The example strings provided above would be transformed into the equivalent PIPointQuery list.

 

Note: Parsing the query string to PIPoint Query Lists in the examples are shown in order to help understand various aspects involved query string parsing. In most cases this is not necessary if one gains a good understanding of query syntax.

I highly recommended always using Query Strings which are more compact and can be used in code and as well as Tag Search dialogues for PI Point searches.

 

CAUTION: Parsed Query does NOT mean Valid Query (Syntax vs Semantics)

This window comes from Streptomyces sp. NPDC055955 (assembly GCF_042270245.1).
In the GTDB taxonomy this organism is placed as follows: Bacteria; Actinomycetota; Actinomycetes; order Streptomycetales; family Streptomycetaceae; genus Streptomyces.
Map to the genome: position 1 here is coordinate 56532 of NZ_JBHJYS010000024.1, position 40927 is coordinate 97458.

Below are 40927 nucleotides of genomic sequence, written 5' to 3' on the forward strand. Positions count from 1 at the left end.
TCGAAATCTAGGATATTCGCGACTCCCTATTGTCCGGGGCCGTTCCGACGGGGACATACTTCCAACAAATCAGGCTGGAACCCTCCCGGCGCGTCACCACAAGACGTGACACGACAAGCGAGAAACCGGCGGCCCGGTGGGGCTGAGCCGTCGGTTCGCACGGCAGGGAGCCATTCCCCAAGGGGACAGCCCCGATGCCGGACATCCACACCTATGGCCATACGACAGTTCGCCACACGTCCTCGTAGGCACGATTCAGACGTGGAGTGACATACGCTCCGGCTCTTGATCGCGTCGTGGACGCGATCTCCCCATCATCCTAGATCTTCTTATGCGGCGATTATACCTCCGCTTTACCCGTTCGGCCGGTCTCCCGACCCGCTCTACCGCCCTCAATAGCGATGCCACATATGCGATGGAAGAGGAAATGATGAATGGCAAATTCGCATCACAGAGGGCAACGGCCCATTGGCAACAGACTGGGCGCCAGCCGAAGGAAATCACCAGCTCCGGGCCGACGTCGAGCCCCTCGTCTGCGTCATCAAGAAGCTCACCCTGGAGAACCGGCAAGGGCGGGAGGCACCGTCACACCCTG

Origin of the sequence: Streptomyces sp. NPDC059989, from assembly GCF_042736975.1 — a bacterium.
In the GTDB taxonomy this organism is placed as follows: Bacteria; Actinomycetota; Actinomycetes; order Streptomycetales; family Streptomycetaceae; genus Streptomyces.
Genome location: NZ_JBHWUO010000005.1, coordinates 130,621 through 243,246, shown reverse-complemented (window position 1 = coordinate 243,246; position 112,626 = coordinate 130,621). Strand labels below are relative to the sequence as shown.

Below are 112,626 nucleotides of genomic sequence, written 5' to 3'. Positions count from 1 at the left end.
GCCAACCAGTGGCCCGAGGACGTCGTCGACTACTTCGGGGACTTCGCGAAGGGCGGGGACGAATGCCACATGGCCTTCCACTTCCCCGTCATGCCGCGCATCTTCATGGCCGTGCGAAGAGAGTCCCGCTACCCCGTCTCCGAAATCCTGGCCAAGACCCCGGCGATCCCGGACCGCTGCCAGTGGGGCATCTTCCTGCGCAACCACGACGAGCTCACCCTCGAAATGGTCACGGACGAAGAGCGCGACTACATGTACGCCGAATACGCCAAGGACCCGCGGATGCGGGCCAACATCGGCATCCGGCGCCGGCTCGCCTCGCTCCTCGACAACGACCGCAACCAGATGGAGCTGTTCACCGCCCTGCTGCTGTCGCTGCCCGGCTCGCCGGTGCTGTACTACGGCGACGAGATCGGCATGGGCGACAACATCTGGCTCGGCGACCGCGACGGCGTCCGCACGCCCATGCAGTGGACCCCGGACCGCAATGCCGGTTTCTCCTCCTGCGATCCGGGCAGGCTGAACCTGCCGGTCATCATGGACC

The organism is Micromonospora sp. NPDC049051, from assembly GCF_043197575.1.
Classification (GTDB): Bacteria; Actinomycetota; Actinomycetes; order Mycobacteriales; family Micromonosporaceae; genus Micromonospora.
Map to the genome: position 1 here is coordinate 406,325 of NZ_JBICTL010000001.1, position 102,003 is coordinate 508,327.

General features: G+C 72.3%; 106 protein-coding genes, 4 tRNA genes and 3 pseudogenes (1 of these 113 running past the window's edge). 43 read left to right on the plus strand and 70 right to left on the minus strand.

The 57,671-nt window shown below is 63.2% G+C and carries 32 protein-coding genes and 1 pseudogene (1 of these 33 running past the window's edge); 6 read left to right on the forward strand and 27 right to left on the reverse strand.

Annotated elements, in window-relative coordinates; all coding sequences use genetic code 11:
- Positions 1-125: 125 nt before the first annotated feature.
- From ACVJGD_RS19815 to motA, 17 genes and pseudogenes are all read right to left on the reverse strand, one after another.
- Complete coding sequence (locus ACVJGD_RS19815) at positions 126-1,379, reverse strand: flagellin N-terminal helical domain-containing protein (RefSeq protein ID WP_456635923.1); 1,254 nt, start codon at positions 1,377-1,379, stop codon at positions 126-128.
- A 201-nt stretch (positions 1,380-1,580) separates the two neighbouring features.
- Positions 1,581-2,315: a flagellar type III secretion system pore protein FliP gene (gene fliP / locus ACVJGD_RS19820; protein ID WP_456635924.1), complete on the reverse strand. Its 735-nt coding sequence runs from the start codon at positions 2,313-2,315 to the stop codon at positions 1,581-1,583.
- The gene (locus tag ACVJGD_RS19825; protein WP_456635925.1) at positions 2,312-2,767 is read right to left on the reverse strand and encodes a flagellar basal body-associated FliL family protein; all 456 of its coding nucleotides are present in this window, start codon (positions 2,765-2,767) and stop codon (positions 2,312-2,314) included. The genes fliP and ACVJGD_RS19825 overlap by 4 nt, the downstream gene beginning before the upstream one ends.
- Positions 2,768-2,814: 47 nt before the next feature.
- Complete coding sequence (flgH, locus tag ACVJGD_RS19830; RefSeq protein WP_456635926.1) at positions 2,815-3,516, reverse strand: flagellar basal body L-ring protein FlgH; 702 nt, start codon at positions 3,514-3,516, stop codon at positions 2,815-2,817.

If a query string is parsed successfully it only indicates correct syntax. However, Syntactic correctness does not guarantee Semantic validity. In this trivial example, it is easy to see that Float1234 is not a valid point type, however it can still be parsed into a PointQuery structure as it conforms to the grammar rules.

 

The search performed using the query string will obviously fail as shown.

 

Use of Wild Card Characters

  • The string value of a filter can be enclosed in single quotes ('), double quotes ("), or without quotes. Quotations are required if non-escaped white space or quotation marks are desired within the filter string.
  • Single backslash (\) character is treated as a literal character unless followed by a wildcard character
  • Supported wild card characters are "*" to match any zero or more characters and "?" to match a single character. These characters cannot be escaped using the backslash ("\") character

 

Ex: Search tag names with pattern CD?1?8